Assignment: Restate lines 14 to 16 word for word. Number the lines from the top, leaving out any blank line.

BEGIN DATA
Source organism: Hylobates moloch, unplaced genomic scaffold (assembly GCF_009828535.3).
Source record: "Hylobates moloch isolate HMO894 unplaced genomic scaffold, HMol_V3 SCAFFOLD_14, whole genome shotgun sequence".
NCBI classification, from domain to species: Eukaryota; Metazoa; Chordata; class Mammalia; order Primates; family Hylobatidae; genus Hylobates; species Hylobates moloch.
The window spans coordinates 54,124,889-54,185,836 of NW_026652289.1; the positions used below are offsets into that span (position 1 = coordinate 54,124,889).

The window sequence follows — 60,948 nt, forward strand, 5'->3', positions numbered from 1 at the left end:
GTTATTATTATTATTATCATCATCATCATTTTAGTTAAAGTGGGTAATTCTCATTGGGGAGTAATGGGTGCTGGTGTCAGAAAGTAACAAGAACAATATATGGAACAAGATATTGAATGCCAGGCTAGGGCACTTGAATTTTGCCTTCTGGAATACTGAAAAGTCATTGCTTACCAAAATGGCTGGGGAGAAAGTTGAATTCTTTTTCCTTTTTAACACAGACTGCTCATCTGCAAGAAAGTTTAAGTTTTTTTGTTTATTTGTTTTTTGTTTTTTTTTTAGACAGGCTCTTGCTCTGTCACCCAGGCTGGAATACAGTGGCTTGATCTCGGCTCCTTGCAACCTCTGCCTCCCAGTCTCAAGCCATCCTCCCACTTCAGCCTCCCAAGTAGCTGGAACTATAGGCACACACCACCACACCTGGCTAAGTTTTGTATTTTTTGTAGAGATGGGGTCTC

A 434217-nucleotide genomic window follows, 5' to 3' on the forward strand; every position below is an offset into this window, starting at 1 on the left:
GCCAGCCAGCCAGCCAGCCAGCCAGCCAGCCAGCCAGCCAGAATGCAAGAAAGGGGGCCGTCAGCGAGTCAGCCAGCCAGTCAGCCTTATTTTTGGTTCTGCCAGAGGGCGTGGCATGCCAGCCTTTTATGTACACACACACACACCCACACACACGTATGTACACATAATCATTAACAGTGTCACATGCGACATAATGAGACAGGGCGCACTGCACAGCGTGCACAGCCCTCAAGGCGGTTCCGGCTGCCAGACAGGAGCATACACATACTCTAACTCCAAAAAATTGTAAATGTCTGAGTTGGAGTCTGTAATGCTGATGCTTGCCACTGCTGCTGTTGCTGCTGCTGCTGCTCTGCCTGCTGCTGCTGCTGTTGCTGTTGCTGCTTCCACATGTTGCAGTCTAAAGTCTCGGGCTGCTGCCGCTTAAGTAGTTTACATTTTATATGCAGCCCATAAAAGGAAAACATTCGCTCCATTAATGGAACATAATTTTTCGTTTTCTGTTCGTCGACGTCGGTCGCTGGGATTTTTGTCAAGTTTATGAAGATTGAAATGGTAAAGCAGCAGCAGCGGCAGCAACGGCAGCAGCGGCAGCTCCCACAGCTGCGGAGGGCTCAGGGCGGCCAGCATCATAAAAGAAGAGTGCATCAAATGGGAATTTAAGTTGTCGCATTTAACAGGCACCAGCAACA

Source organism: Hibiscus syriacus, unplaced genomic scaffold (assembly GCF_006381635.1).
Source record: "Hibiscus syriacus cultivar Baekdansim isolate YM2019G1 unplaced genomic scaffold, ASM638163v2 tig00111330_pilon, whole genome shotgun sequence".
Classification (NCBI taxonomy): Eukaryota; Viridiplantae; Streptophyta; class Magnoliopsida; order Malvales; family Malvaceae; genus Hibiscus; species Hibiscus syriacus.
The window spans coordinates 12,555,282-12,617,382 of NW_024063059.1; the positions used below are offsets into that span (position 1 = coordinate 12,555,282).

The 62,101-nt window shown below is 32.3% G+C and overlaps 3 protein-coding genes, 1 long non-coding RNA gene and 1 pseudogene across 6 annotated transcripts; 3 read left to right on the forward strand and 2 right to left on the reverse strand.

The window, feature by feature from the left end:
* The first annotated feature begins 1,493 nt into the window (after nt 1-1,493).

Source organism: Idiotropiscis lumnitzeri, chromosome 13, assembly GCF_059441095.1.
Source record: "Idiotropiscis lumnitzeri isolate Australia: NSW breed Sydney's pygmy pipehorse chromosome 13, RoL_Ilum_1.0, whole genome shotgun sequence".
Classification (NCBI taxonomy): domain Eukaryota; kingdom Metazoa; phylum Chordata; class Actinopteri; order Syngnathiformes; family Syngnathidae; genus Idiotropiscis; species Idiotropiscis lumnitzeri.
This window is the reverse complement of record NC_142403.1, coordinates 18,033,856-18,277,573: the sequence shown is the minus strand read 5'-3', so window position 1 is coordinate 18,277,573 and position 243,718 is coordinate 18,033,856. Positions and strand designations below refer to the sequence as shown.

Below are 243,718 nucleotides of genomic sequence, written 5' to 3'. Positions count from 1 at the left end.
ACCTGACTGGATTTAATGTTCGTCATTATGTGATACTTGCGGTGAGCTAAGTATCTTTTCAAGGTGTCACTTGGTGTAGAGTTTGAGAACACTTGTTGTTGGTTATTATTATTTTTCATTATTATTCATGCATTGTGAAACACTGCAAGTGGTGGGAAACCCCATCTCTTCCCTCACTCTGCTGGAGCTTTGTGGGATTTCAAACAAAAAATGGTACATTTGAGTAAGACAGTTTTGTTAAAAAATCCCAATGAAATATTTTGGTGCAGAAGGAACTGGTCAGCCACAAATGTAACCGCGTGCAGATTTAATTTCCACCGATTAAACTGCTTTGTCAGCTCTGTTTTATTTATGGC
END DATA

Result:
The window, feature by feature from the left end:
* The first annotated feature begins 1,493 nt into the window (after nt 1-1,493).

Source organism: Idiotropiscis lumnitzeri, chromosome 13, assembly GCF_059441095.1.